process.png
      Finished process
  2. Instantiate the logging model from the createButton: To the Click Listener of the createButton, add the createModelInstance() function call Note that you can pass a process entity from the call if the process needs to work with a shared record from the document, in our case the order.
    { e ->
     def List<ConstraintViolation> errors :=  validate(order, null, null, null);
      if errors.isEmpty() then
       //when the form is valid, the shared record instance is created based on the proxy Order object:
        recProxySet.merge(false);
        //creates a model instance of the order-placing module
        //which instantiates the log Process:
        createModelInstance(true, getModel("logging", "1.0"), order, null);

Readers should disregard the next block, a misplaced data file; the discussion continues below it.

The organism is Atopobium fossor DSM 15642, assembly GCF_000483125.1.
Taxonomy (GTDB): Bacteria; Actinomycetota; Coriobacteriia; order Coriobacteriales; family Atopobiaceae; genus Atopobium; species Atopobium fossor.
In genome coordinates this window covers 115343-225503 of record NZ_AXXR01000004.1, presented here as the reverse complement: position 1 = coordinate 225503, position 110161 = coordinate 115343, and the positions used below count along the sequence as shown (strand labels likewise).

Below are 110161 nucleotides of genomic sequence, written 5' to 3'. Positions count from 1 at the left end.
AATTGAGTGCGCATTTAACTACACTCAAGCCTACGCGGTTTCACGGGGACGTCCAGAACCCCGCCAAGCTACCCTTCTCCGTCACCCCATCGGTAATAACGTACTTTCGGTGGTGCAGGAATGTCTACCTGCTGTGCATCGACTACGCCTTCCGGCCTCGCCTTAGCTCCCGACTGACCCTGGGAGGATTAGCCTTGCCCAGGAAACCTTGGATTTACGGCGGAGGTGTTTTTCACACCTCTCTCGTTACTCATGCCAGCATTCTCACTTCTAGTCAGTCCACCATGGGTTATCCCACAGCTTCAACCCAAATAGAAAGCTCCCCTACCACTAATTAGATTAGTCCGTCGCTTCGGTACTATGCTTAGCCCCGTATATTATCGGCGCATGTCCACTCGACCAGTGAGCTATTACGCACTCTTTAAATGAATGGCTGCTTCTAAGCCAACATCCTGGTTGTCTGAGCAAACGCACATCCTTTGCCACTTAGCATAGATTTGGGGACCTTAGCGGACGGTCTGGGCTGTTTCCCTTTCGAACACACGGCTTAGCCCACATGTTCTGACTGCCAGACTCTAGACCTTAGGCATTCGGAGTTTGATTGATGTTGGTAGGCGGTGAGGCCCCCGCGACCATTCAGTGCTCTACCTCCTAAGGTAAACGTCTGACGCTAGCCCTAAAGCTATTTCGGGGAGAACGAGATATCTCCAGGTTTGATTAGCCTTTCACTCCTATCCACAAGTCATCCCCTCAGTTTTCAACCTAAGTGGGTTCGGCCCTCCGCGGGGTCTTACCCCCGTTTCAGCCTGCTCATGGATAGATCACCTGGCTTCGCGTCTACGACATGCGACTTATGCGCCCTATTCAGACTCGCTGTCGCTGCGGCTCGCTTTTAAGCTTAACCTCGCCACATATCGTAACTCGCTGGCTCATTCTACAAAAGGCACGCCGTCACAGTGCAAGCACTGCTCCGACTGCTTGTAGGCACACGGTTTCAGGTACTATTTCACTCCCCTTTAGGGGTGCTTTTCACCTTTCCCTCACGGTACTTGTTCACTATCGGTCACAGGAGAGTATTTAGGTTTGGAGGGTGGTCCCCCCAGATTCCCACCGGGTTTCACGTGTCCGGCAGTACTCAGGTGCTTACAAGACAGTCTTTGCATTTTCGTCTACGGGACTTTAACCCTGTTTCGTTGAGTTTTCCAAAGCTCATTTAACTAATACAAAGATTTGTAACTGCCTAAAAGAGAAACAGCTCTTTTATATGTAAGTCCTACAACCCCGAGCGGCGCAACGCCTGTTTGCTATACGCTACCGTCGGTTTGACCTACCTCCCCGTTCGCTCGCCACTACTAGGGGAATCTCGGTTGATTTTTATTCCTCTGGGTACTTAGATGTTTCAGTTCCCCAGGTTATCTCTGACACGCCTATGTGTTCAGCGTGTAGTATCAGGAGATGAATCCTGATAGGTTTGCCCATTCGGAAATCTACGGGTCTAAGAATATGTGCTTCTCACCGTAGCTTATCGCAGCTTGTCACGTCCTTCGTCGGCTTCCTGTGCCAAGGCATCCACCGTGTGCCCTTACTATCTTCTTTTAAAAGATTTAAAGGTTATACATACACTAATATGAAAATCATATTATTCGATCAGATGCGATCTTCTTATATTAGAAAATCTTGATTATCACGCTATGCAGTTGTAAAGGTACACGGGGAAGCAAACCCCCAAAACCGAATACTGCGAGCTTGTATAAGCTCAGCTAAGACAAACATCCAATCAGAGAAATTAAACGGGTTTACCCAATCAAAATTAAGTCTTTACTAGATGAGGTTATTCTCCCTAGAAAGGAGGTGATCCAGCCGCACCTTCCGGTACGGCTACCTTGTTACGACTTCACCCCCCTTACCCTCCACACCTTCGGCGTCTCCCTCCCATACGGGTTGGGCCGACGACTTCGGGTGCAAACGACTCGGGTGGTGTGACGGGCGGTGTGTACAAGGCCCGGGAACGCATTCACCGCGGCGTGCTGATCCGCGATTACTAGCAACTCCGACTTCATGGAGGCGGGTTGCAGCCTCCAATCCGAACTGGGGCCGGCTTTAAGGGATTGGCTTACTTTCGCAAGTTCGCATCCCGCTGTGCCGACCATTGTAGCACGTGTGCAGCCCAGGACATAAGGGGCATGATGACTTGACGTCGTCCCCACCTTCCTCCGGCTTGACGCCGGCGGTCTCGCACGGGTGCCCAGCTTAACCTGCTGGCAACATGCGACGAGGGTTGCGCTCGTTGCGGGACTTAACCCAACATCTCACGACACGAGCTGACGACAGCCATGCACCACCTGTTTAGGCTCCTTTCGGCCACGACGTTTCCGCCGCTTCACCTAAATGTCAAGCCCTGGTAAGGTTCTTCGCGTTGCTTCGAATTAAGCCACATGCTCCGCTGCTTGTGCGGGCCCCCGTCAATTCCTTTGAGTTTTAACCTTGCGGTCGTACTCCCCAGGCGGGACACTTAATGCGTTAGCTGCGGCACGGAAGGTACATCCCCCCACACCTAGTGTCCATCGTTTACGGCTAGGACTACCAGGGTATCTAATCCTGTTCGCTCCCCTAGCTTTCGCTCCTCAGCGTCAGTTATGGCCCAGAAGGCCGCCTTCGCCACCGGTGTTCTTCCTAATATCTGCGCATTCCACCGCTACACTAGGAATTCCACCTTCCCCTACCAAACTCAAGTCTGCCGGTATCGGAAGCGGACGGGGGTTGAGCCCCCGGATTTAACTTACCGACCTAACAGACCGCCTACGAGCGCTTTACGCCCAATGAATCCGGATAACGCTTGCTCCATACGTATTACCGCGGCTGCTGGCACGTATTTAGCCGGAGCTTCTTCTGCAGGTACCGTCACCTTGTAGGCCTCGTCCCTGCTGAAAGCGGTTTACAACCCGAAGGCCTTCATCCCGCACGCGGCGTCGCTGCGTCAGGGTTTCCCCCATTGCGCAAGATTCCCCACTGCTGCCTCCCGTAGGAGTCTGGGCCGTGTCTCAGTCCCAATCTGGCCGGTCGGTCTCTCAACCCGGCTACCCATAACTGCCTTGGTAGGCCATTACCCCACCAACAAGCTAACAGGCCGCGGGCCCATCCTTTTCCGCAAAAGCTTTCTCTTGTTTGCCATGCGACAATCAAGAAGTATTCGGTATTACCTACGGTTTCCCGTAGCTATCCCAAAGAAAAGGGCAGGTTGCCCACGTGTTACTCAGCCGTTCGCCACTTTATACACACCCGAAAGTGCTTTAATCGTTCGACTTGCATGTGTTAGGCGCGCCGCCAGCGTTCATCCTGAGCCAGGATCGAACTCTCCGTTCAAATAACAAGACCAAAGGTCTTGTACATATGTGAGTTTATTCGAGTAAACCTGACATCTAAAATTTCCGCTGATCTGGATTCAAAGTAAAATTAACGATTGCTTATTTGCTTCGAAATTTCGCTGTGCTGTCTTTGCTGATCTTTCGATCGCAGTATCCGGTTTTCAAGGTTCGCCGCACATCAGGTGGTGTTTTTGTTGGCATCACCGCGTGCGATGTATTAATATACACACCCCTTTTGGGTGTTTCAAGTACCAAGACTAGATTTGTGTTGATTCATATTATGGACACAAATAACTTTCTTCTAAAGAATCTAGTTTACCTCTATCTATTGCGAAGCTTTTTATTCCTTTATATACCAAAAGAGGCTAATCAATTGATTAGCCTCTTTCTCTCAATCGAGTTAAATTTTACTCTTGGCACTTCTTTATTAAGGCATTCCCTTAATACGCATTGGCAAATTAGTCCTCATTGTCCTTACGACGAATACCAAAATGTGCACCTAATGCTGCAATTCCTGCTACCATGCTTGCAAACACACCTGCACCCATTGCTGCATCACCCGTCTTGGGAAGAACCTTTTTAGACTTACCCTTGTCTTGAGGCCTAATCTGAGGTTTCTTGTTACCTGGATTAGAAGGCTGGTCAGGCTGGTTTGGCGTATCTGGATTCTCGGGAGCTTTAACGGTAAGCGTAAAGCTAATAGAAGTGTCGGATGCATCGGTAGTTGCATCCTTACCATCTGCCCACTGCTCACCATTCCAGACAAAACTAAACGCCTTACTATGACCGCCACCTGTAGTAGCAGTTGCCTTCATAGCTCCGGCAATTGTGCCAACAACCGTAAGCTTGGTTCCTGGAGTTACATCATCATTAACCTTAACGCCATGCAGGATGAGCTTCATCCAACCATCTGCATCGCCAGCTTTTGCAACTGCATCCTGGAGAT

Forms.submit();
     else
        showDataErrorMessages(errors, orderButton)
      end;
    
  3. Save the definitions and upload the modules.
  4. To upload the logging module automatically with the order-placing module, import it to the order-placing module.
  5. Go to the application and create an order from the document.

Let's check that the logging model with the process was instantiated:

  1. Back in PDS, switch to the Management perspective.
  2. Refresh the Models view: It now contains an entry of the logging model instance.
    modelinstancedetails.png
    Model Instance details and live diagram\; note the process entity property in the properties tree node.